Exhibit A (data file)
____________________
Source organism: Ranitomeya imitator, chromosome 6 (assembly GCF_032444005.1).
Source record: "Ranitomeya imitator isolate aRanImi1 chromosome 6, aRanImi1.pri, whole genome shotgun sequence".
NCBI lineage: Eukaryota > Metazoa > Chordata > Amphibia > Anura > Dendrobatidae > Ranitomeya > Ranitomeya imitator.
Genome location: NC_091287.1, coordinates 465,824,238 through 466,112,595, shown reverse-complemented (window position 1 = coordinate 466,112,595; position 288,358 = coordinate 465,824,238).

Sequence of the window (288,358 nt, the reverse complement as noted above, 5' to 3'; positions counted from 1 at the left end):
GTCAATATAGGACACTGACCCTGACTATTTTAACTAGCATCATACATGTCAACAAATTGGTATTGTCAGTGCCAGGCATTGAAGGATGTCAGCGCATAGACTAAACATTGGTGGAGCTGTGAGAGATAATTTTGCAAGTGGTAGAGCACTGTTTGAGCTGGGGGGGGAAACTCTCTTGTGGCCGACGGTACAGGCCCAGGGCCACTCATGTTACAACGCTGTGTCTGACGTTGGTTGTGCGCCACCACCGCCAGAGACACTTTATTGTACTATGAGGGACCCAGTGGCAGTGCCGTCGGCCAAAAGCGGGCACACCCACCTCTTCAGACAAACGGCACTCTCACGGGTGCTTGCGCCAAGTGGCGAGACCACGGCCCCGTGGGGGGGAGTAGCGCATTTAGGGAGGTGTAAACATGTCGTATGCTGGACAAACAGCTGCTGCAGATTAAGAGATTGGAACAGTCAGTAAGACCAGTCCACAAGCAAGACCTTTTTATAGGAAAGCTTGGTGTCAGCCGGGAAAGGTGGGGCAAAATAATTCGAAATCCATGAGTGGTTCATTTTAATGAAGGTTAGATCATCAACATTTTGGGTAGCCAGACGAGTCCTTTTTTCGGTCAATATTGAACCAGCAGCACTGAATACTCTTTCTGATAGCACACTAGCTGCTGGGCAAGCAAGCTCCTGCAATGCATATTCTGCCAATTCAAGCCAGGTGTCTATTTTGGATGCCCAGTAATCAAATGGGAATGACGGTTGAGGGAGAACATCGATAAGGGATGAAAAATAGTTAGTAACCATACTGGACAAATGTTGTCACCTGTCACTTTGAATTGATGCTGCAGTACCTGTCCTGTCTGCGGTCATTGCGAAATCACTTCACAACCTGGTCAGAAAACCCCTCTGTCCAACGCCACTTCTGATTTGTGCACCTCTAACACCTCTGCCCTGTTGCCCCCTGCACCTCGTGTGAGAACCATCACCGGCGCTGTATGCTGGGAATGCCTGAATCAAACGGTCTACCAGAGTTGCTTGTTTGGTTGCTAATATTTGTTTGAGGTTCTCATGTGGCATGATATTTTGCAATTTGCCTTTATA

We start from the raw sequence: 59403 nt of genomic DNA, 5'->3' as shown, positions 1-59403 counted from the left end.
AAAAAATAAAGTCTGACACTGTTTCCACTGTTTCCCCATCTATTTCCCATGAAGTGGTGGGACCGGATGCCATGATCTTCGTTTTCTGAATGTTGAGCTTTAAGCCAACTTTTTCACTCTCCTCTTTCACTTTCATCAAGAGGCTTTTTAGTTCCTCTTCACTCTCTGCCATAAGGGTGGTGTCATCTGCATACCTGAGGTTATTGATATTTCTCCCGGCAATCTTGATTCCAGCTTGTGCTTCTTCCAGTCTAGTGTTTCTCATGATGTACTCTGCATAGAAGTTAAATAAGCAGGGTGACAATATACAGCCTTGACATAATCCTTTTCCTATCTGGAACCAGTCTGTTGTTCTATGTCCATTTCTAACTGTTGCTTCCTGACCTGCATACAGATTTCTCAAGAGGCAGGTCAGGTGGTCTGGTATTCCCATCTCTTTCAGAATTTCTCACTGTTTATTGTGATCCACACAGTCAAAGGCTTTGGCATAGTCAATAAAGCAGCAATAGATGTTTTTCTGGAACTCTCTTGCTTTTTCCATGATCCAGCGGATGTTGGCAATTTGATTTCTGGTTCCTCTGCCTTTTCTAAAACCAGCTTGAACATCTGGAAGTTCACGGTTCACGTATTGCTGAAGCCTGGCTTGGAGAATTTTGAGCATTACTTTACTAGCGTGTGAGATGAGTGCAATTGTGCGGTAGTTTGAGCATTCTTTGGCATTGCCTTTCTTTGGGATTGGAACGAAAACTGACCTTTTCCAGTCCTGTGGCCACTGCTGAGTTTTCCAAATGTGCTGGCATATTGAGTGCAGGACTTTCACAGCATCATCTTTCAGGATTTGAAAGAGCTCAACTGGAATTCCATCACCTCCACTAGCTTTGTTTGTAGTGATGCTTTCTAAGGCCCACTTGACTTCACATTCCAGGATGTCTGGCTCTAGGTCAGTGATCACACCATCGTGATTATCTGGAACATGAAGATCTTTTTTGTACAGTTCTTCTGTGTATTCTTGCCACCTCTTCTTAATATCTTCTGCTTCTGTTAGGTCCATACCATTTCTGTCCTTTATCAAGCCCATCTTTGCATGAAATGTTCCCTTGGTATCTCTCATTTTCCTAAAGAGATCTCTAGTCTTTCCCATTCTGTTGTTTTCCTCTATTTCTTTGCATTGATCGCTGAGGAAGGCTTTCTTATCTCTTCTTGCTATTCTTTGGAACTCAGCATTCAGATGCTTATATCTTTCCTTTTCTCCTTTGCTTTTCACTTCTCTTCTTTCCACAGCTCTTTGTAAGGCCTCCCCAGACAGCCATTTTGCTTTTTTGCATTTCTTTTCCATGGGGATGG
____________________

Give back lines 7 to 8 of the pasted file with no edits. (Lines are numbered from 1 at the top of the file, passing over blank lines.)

We start from the raw sequence: 59403 nt of genomic DNA, 5'->3' as shown, positions 1-59403 counted from the left end.
AAAAAATAAAGTCTGACACTGTTTCCACTGTTTCCCCATCTATTTCCCATGAAGTGGTGGGACCGGATGCCATGATCTTCGTTTTCTGAATGTTGAGCTTTAAGCCAACTTTTTCACTCTCCTCTTTCACTTTCATCAAGAGGCTTTTTAGTTCCTCTTCACTCTCTGCCATAAGGGTGGTGTCATCTGCATACCTGAGGTTATTGATATTTCTCCCGGCAATCTTGATTCCAGCTTGTGCTTCTTCCAGTCTAGTGTTTCTCATGATGTACTCTGCATAGAAGTTAAATAAGCAGGGTGACAATATACAGCCTTGACATAATCCTTTTCCTATCTGGAACCAGTCTGTTGTTCTATGTCCATTTCTAACTGTTGCTTCCTGACCTGCATACAGATTTCTCAAGAGGCAGGTCAGGTGGTCTGGTATTCCCATCTCTTTCAGAATTTCTCACTGTTTATTGTGATCCACACAGTCAAAGGCTTTGGCATAGTCAATAAAGCAGCAATAGATGTTTTTCTGGAACTCTCTTGCTTTTTCCATGATCCAGCGGATGTTGGCAATTTGATTTCTGGTTCCTCTGCCTTTTCTAAAACCAGCTTGAACATCTGGAAGTTCACGGTTCACGTATTGCTGAAGCCTGGCTTGGAGAATTTTGAGCATTACTTTACTAGCGTGTGAGATGAGTGCAATTGTGCGGTAGTTTGAGCATTCTTTGGCATTGCCTTTCTTTGGGATTGGAACGAAAACTGACCTTTTCCAGTCCTGTGGCCACTGCTGAGTTTTCCAAATGTGCTGGCATATTGAGTGCAGGACTTTCACAGCATCATCTTTCAGGATTTGAAAGAGCTCAACTGGAATTCCATCACCTCCACTAGCTTTGTTTGTAGTGATGCTTTCTAAGGCCCACTTGACTTCACATTCCAGGATGTCTGGCTCTAGGTCAGTGATCACACCATCGTGATTATCTGGAACATGAAGATCTTTTTTGTACAGTTCTTCTGTGTATTCTTGCCACCTCTTCTTAATATCTTCTGCTTCTGTTAGGTCCATACCATTTCTGTCCTTTATCAAGCCCATCTTTGCATGAAATGTTCCCTTGGTATCTCTCATTTTCCTAAAGAGATCTCTAGTCTTTCCCATTCTGTTGTTTTCCTCTATTTCTTTGCATTGATCGCTGAGGAAGGCTTTCTTATCTCTTCTTGCTATTCTTTGGAACTCAGCATTCAGATGCTTATATCTTTCCTTTTCTCCTTTGCTTTTCACTTCTCTTCTTTCCACAGCTCTTTGTAAGGCCTCCCCAGACAGCCATTTTGCTTTTTTGCATTTCTTTTCCATGGGGATGG